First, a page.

Data collection

Data were collected through semistructured interviews. An interview guide was used with open-ended questions formulated in collaboration by the researchers (online supplemental material 1). The interview guide addressed three areas: (1) expectations, (2) experiences during the conduction of an RCT and (3) collaboration between patient, healthcare and research team. Prior to the study start, two pilot interviews were conducted with two researchers outside of the research group to assess face validity; data from these interviews were not included in the analysis. Due to the COVID-19 pandemic, interviews were performed by phone or via a digital platform. In an attempt to establish trust and respect between the patient and the researcher, patients were asked to choose the type of media and the time for the interview. All 14 patients preferred to be interviewed by phone. To protect the patients’ integrity, the researcher strived to create a safe atmosphere by balancing questions regarding patients’ experience and attitudes with more intrusive questions. Patients could choose not to respond to probing questions such as ‘can you elaborate?’ or ‘how did this make you feel?’. All interviews were recorded and ranged in length from 35 to 120 min.

Supplemental material

Data analysis

Data were analysed using content analysis according to Graneheim and Lundman.7

All interviews were performed and transcribed by the first author. In this study, whole interviews were considered units of analysis. Interviews were read repeatedly while listening to the recordings to gain a sense of the content. The first step in the analysis involved the abstraction of meaning units from the transcripts by retrieving whole sentences directly from the text dealing with aspects of the content. In a second step, the meaning units were condensed into shorter text units while preserving the core meaning of the content. Finally, these condensed units were further shortened and labelled with codes describing the content. The last author analysed three transcripts independently and this analysis was later compared with that performed by the first author for credibility reasons. A total of 1054 codes were abstracted in the analysis. The deconstruction of data into codes allowed for the next step in the analysis which comprised reconstruction and organisation of codes into clusters of codes according to similarities and differences. Clusters of similar content were then grouped into categories. Six categories were initially formulated regarding content area. After discussion, triangulation of the data, and further analysis by all five authors, the data were organised into five categories. After an additional peer-review process performed by all authors, the data collapsed into three categories. Each category is labelled with a description of the content area. Quotes are used throughout the presentation of the findings to further demonstrate the origin of the analysis for each category.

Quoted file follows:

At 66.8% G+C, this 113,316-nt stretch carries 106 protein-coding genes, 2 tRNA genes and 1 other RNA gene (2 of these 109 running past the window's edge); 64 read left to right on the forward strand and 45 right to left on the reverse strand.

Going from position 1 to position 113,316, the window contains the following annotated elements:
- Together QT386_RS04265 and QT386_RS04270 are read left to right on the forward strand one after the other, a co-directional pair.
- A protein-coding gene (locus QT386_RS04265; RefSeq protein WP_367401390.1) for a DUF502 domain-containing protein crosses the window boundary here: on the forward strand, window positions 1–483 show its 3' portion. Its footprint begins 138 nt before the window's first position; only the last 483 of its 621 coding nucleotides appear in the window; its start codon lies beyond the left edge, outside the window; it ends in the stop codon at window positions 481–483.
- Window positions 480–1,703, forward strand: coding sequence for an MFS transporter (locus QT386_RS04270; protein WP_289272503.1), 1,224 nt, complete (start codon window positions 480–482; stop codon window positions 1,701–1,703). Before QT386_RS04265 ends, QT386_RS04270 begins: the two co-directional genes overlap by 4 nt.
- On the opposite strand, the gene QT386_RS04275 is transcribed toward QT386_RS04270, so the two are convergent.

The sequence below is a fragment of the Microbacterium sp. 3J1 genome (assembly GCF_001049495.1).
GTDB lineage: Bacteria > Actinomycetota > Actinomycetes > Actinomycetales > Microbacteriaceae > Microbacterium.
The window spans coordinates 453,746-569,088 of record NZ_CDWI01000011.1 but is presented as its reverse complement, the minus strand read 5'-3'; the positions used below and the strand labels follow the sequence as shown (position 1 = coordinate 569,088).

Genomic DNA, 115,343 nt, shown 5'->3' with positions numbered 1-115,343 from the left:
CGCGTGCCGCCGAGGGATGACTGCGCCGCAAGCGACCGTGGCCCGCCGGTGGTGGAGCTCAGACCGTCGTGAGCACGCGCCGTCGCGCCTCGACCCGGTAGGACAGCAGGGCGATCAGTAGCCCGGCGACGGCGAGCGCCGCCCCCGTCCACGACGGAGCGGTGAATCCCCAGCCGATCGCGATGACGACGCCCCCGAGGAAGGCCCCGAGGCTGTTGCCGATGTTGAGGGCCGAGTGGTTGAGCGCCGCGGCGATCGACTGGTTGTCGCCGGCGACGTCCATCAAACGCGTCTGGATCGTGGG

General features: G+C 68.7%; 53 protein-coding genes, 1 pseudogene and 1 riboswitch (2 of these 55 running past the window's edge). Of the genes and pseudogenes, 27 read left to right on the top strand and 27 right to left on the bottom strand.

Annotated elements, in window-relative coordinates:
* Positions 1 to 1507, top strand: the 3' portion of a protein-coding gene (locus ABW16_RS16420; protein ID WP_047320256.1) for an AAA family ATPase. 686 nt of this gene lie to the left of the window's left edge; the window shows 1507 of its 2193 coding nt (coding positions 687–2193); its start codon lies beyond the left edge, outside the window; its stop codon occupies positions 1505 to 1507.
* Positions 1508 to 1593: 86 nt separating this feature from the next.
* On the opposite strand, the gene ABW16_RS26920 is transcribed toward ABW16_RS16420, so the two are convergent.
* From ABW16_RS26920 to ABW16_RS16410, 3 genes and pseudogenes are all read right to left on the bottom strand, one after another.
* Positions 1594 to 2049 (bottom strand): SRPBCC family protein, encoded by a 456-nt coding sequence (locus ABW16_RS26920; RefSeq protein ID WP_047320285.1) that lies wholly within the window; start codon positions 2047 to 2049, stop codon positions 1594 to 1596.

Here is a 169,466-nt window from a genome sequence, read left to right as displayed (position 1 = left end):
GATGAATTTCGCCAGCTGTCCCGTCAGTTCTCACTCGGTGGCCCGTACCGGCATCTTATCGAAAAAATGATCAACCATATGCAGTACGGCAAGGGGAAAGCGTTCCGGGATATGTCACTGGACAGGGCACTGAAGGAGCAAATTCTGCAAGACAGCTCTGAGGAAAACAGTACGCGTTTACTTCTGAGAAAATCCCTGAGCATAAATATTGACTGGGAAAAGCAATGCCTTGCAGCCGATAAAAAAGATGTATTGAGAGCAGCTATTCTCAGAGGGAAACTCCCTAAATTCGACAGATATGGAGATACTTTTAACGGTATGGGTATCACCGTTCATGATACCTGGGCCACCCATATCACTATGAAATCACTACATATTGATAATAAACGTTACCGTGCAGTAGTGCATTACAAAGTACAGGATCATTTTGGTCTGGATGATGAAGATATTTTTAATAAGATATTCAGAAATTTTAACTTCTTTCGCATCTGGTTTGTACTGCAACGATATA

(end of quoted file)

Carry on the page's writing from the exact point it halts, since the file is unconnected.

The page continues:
The analysis led to three categories: understanding the study design, willingness to participate in research and collaboration with the research team alongside standard care.

Understanding the study design

Patients reported that the oral study information they had received by telephone had been important, clarifying and helpful. They said that receiving the oral information prior to the written information had facilitated the process of understanding the study design. Patients considered it important that they were given the opportunity to decline the written study information and participation. Receiving information as early as the first telephone call about the possibility to withdraw from participation at any time was seen as helpful.

Patients’ understanding of the use of a placebo and the randomisation process as a part of the study design revealed mainly positive perspectives. The anticipated effect of the study drug was not regarded as ‘a magic bullet to cure cancer or to suddenly help them become fit and healthy’. Patients stated that even if they were randomised to the placebo group, they had made an important contribution to research; randomisation was, therefore, considered non-problematic. Patients believed that the placebo was harmless since they were already very ill and diagnosed with non-curable cancer. Since the study drug did not aim to treat cancer, they did not consider the use of the placebo, or the study itself, to be ethically challenging. They explained that they were aware of the placebo effect and described being well informed about the placebo, the study design with an untreated control group and the randomisation process.